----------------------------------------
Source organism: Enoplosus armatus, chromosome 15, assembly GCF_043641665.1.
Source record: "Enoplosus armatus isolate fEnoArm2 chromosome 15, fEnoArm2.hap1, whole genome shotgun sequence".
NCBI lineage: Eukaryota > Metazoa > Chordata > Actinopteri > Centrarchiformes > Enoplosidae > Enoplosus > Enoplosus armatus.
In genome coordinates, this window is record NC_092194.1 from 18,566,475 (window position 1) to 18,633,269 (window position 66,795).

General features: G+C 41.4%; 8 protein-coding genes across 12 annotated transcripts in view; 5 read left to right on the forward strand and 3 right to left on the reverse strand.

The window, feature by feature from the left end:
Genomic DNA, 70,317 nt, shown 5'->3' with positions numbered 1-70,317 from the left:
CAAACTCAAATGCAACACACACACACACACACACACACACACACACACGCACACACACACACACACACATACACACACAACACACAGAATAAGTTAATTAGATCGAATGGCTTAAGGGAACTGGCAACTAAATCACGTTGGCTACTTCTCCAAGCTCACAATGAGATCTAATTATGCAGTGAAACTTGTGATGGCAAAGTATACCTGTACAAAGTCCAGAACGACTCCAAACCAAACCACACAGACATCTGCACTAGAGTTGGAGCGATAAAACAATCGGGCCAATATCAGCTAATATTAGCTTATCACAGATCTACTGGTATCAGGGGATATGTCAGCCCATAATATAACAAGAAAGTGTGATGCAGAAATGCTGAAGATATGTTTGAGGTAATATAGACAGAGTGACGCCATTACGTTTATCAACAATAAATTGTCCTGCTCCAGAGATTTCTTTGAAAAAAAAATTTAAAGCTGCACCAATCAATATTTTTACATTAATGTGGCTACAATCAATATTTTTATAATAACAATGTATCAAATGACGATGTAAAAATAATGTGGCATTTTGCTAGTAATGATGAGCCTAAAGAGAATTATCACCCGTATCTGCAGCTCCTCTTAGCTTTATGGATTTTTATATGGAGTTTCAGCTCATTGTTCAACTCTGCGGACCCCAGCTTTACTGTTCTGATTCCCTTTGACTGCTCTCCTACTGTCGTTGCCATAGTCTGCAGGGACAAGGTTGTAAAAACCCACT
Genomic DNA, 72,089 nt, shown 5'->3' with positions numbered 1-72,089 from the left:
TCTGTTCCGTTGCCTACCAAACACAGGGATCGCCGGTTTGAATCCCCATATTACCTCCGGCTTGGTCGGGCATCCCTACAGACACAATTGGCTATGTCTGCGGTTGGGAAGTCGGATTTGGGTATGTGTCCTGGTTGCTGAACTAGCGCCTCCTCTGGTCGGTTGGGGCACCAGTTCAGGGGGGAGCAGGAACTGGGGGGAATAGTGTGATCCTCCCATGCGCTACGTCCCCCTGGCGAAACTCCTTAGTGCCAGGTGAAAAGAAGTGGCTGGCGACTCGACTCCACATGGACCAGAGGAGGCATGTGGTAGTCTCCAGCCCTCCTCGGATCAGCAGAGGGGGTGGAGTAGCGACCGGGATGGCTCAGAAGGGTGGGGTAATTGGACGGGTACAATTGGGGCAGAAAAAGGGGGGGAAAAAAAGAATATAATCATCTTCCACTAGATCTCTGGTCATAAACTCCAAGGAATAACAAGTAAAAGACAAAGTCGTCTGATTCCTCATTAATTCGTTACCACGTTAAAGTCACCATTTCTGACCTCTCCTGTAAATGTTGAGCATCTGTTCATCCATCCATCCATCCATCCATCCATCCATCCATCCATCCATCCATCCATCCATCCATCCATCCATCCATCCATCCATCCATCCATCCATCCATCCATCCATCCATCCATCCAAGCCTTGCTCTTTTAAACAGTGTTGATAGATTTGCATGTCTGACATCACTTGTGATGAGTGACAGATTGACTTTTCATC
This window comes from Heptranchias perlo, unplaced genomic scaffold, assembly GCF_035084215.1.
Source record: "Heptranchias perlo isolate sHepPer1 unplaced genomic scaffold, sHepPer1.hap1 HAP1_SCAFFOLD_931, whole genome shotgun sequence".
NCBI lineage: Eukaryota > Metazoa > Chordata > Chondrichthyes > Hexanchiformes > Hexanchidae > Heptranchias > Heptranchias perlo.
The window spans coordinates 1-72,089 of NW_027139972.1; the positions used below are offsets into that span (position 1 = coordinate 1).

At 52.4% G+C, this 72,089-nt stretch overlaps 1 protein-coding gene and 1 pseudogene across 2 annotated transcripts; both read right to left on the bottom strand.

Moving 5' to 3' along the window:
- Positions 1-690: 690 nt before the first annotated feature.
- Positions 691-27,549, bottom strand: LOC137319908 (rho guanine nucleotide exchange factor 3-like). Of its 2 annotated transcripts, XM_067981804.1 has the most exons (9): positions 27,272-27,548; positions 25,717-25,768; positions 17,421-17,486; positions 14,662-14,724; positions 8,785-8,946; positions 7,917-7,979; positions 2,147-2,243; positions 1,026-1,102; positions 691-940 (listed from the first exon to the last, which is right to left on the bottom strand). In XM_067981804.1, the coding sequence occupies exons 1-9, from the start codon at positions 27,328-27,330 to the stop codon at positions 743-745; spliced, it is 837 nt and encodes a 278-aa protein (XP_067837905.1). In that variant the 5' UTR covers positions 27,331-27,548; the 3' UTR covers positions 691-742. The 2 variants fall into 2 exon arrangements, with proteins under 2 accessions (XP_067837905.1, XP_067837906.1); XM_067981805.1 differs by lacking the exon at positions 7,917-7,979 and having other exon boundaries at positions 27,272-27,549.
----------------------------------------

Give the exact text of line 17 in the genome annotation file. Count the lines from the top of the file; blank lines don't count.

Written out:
- Positions 1-690: 690 nt before the first annotated feature.